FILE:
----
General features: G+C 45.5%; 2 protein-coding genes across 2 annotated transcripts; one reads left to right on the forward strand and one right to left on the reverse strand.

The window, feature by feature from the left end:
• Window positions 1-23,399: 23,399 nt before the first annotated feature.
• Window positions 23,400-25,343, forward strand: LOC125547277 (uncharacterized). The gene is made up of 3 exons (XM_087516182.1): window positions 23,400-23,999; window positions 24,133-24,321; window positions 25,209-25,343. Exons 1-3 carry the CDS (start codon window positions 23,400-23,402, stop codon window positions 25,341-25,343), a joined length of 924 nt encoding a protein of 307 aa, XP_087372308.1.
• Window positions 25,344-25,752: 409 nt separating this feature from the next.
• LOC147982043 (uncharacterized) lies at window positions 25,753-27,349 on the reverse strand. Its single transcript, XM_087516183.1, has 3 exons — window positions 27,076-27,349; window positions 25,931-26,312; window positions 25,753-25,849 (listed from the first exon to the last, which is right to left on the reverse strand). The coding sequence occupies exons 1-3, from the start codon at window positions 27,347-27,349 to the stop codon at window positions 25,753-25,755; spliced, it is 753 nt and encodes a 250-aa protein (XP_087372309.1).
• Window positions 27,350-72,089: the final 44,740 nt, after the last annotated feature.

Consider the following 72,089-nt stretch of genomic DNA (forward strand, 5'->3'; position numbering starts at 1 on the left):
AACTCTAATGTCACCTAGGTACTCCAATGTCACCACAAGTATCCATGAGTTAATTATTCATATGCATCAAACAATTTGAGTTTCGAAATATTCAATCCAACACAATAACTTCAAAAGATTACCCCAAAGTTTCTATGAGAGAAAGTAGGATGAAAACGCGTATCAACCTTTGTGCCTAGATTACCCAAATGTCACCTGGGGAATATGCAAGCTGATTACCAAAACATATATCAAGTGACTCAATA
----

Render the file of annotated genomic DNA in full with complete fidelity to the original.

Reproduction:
General features: G+C 45.5%; 2 protein-coding genes across 2 annotated transcripts; one reads left to right on the forward strand and one right to left on the reverse strand.

The window, feature by feature from the left end:
• Window positions 1-23,399: 23,399 nt before the first annotated feature.
• Window positions 23,400-25,343, forward strand: LOC125547277 (uncharacterized). The gene is made up of 3 exons (XM_087516182.1): window positions 23,400-23,999; window positions 24,133-24,321; window positions 25,209-25,343. Exons 1-3 carry the CDS (start codon window positions 23,400-23,402, stop codon window positions 25,341-25,343), a joined length of 924 nt encoding a protein of 307 aa, XP_087372308.1.
• Window positions 25,344-25,752: 409 nt separating this feature from the next.
• LOC147982043 (uncharacterized) lies at window positions 25,753-27,349 on the reverse strand. Its single transcript, XM_087516183.1, has 3 exons — window positions 27,076-27,349; window positions 25,931-26,312; window positions 25,753-25,849 (listed from the first exon to the last, which is right to left on the reverse strand). The coding sequence occupies exons 1-3, from the start codon at window positions 27,347-27,349 to the stop codon at window positions 25,753-25,755; spliced, it is 753 nt and encodes a 250-aa protein (XP_087372309.1).
• Window positions 27,350-72,089: the final 44,740 nt, after the last annotated feature.

Consider the following 72,089-nt stretch of genomic DNA (forward strand, 5'->3'; position numbering starts at 1 on the left):
AACTCTAATGTCACCTAGGTACTCCAATGTCACCACAAGTATCCATGAGTTAATTATTCATATGCATCAAACAATTTGAGTTTCGAAATATTCAATCCAACACAATAACTTCAAAAGATTACCCCAAAGTTTCTATGAGAGAAAGTAGGATGAAAACGCGTATCAACCTTTGTGCCTAGATTACCCAAATGTCACCTGGGGAATATGCAAGCTGATTACCAAAACATATATCAAGTGACTCAATA